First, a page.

Five Decisions to Watch From the Supreme Court

The high court's decisions will affect the future of affirmative action, voting rights, tribal sovereignty, and marriage equality.

By Aura Bogado Jun 20, 2013

Update 6/24 @ 11:30am: The Court ruled on affirmative action today–sort of. Here’s Julianne Hing with details. 

We’re all waiting on five very important decisions from the Supreme Court. It handed down just three unrelated decisions*. That surprised many observers since the term comes to a close next week, and leaves a lot hanging in balance. The court will now hand down five controversial decisions on Monday, and possibly add one more day (likely next Thursday, but we really don’t know at the moment). Here’s a quick primer on the cases we’re looking out for:

  • Fisher v. University of Texas at Austin. This is the affirmative action case.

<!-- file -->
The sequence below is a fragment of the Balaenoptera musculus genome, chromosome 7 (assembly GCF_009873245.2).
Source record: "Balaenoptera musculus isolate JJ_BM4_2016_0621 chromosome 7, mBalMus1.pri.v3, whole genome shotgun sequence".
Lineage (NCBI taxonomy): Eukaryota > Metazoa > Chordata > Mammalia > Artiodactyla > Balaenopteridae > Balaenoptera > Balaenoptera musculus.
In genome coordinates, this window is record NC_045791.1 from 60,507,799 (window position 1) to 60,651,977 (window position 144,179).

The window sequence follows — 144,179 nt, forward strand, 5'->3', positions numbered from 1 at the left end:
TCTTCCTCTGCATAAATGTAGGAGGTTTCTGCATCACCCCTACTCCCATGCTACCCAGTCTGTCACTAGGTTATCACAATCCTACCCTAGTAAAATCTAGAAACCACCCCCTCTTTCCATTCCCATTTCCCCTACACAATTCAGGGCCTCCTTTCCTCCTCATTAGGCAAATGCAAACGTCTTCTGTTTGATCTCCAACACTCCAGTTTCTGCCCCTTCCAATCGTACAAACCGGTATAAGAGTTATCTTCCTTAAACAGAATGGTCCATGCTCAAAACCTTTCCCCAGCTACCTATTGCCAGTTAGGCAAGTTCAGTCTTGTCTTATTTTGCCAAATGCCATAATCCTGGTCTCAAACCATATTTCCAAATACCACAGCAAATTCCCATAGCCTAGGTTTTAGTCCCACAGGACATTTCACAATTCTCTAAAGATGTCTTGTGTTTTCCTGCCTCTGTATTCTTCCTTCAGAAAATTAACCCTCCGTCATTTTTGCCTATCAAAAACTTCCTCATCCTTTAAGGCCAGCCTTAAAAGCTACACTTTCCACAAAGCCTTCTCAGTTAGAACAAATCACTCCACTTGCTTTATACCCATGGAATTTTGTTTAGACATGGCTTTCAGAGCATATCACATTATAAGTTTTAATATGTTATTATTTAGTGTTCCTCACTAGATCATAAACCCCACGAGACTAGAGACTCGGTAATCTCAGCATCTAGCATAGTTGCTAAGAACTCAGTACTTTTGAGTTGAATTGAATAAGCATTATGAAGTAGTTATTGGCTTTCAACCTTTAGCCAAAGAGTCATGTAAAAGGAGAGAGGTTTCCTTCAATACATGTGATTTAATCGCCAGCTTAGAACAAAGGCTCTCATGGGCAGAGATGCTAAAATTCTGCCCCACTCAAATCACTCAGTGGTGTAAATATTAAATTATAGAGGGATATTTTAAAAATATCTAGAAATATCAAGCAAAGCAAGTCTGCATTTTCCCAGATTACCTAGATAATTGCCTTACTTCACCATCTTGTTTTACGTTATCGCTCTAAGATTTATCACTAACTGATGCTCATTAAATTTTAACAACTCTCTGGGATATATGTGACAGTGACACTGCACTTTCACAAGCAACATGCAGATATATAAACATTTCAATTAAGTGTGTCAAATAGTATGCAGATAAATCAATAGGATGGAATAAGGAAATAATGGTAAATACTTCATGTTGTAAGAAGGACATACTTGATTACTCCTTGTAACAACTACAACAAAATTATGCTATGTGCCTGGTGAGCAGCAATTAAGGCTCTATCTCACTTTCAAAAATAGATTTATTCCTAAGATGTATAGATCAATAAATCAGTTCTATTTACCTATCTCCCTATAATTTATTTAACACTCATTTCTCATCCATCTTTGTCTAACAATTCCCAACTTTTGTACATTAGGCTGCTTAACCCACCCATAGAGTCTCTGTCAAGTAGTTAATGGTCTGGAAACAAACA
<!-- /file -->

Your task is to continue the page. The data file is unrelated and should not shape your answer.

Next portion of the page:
• Shelby County v. Holder. This is Section 5 of the Voting Rights Act case (not to be confused with another seminal voting rights case that the high court ruled on earlier this week).
  • Adoptive Couple v. Baby Girl. This is the case about tribal sovereignty, played out in the attempted adoption of a Cherokee baby by a white couple.
  • Hollingsworth v. Perry. This is the California Proposition 8 case, which amended the state’s constitution to ban same-sex marriage. 
  • United States v. Windsor. This case is about Section 3 of the Defense of Marriage Act, which defines marriage as "a legal union between one man and one woman as husband and wife."

Check back to get a better sense of what the future of affirmative action, voting rights, tribal sovereignty, and marriage equality looks like for the highest court in the land next week.

*Today’s US Agency for International Development v. Alliance for Open Society decision is good news for so called developing countries, however. The federal government has long held a guideline that mandates organizations that receive funding for HIV and AIDs prevention and treatment abroad unequivocally oppose sex work and sex trafficking. The justices ruled today that that policy is in violation of the First Amendment.